The first week of November has been pretty niceóeven the nightly lows werenít too cold. I had been scraping frost off the windshield every morning, but when the stars were hidden by the clouds it got warmer and the temperature stayed above freezing. Thereíre still some insects to be seenóBox elder bugs, Asian lady beetles, and Wooly bear caterpillars but thatís about it. With the absence of insects, itís time to put up a couple of suet feeders for the birds and start providing a little cracked corn. There has been a pair of Piliated woodpeckers hanging around the valley and they call to each other as they fly from one side of the valley to the other. Itís a real treat to have these crow-sized woodpeckers around but they are a real challenge to photograph. Iíll keep trying. They stay hidden in the tree limbs and you can hear them, but they wonít let you get close enough to take their picture. I never seem to have my camera when they fly over. Itís the olí being in the right place at the right time story. Iíll keep trying.
I was surprised to see a pair of Sandhill cranes standing together in a picked cornfield, just off the highway yesterday. It was a bad place to try and get a picture of themóthe traffic was too busy. They were the first cranes Iíd seen in three weeks. Most of the resident summer birds are gone now, along with the last of the Red-winged blackbirds, who left four or five days ago. I still hear a few Robins passing through and there are a few Bluebirds moving south. Any birds I see sitting on the highlines get a good second look as I drive by. Today I got lucky and had a good look at an Ospreyóa large raptor we used to call a Fish eagle because fish is pretty much all they eat. He was the fifth Osprey Iíve seen migrating through the Kickapoo Valley this fall. They follow all Wisconsinís river systems from north to south and hunt for fish along their migration. Their fishing technique is very effective and a beautiful thing to watch. They perch high in a tree or pole overlooking the river and watch the passing water below. When a fish is spotted, the Osprey flies out and hovers over the river to get a good fix on his pretty. Then he dives head-first, with wings folded in, and at the last instant he brings his wings above his head, then, feet-first, he strikes the water and grasps the fish. His wings keep him from going under and he rises in the air with the fish clutched in his long, sharp talons. I only get to see these special birds in the spring and fall as they migrate through. I wish a few would stick around in the summer. I suppose the fishing is better somewhere else.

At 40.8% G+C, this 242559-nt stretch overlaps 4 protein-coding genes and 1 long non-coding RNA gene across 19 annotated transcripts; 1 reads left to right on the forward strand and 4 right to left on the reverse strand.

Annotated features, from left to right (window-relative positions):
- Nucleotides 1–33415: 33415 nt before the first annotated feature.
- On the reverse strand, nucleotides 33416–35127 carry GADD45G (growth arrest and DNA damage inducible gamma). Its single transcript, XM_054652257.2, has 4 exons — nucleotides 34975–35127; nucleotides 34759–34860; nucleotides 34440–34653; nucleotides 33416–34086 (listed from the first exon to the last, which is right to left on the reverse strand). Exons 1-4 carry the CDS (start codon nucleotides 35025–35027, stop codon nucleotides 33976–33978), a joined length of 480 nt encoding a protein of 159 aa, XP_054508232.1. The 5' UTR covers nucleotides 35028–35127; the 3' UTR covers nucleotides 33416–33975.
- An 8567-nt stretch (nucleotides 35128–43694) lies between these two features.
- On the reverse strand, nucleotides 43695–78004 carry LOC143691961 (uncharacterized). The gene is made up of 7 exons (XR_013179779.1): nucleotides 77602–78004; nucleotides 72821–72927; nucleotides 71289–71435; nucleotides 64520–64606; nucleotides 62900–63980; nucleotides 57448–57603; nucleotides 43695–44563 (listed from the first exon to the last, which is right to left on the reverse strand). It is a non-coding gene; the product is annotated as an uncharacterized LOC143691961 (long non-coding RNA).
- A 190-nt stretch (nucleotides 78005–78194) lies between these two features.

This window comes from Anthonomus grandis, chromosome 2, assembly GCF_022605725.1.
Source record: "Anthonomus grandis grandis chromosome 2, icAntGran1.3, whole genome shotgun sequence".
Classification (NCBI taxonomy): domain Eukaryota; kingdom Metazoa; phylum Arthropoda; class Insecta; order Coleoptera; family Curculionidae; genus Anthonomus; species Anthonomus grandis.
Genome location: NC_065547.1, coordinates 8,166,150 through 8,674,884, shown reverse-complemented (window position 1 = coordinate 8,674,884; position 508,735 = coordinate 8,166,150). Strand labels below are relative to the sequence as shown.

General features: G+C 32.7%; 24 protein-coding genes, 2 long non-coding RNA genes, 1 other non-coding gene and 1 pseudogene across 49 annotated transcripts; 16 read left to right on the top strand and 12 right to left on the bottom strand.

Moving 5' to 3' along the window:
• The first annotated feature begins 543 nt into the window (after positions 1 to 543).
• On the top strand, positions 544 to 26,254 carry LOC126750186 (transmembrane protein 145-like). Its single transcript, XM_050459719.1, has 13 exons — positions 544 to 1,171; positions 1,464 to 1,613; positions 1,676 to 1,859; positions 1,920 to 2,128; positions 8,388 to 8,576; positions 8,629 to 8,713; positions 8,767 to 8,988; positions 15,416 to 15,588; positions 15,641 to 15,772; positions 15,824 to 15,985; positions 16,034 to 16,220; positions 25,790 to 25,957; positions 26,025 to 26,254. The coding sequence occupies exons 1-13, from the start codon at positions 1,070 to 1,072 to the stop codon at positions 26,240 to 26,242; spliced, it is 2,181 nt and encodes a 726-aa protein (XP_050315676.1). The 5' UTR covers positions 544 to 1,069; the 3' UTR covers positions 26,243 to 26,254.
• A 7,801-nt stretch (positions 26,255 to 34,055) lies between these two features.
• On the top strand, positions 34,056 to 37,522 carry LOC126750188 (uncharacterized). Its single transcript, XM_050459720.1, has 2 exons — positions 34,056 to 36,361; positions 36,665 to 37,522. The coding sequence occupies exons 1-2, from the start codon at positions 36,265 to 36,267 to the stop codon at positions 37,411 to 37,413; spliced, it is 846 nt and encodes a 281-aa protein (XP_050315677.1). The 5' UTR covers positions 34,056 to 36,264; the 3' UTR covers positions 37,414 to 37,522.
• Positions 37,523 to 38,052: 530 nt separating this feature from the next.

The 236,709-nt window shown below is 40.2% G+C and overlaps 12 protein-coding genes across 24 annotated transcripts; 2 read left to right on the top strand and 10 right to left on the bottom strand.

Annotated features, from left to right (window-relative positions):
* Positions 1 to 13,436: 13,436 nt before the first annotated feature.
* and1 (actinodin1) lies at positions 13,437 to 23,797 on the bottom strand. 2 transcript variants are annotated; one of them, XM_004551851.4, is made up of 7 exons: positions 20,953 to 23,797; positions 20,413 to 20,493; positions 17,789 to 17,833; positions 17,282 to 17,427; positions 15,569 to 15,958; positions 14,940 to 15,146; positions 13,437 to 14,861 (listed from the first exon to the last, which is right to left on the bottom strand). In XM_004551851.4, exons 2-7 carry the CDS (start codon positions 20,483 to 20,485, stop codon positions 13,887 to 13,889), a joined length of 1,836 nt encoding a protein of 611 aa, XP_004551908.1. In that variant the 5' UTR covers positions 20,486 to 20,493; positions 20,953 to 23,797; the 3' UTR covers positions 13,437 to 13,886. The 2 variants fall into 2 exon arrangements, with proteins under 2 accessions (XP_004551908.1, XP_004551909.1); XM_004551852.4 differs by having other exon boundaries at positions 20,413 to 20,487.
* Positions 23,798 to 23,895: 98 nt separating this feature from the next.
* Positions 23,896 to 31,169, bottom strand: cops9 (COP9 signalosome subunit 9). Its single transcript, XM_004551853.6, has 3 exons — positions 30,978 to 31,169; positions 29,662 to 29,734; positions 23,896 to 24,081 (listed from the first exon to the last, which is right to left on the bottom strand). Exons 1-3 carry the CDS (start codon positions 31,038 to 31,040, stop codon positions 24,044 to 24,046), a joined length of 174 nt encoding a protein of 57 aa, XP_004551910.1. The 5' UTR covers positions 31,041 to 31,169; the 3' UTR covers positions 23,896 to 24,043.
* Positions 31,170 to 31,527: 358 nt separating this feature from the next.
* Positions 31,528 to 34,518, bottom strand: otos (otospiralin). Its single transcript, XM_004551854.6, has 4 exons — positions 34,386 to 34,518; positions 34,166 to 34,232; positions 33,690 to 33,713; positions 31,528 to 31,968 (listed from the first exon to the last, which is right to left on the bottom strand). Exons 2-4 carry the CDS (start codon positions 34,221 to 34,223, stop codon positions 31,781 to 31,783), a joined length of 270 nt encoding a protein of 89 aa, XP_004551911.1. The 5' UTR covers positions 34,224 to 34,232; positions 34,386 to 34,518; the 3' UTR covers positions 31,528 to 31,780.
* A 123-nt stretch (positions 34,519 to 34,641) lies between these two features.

Now that all the colorful leaves are gone itís rare to see any bright color in the tree branches, and the bright orange berries of the Bittersweet stand out. This vine is growing up twenty feet in the branches of a cedar tree, giving the cedar a festive look. Iím still kind of in color-shock since the landscape turned brown. My mind is still full of lingering thoughts of the colorful autumn season. Now, all is brown, and will be, until next April or May. I wonít mind a colorless landscape for a while. In fact, it has a unique beauty all its own. But, by the first of the year Iím ready for a change. Some snow would bring a bright change to the land and my mood.
From a distance, the twenty dark birds I saw perched on the highline looked like Blackbirds, but as the car got closer to them I could see they were Starlings. They were lined up close to each other and no doubt chatting to each other. Starlings are very vocal and never miss a chance to talk things overóeven alone they enjoy talking to themselves. When a Blue jay sounds his alarm call it may be a warning that a predator is near, or maybe heís just making noise. Youíre never really sure about the calls of a Blue jay. A Starling, on the other hand, will only sound their alarm call when a predator, such as a hawk, is around. If Iím working outside and a Starling gives the alarm, I know if I look around I may see a hawk passing through. Iíve seen lots of hawks thanks to the Starlingsí alarm call.
A little further down the road I spotted another bird sitting on a highline. By his shape and posture I could see it was a little male Kestrel. He had just flown up to the highline carrying a fat vole. It was good to know that he had already found his breakfast at 6:30 in the morning. Much like the Ospreyís hunting technique, the Kestrel hovers high above the grass then drops on their prey at the exact, right moment. The Kestrel may be small, but is a true falcon in every sense. Like the hardy Starlings, they may spend the winter here if they have a food source. If not, they go south.
An eagle was enjoying the sunís first rays from his lofty perch in the lone tree in the pasture. All he wanted from the world was his time with the sunrise, but a couple of crows had other ideas. They had already found their breakfast and now they wanted to have some fun. Giving the eagle a hard time is their idea of a good time, and all the eagle can do is take it or go somewhere else. The eagle may be a big, powerful bird, but heís not fast enough to catch the clever crows. Finally, heís had all he can take of their loud caws and relentless dive-bombing, and he out-flies them, downwind.
Iíve driven down this gravel river road a hundred times and never noticed the volleyball sized waspsí nest high over the road. Now that the leaves are gone, it is no longer hidden, and sticks out like a sore thumb.The nest of the Bald-faced wasp is one of natureís true natural works of art and an example of superb architecture. They make very nice decorative conversation pieces and some people collect them. This time of year the nest may or may not be active (wasps inside). I donít recommend handling one until after the first hard freezeó10 degrees or so. The wasps will be safe to handle around the second week of December here.
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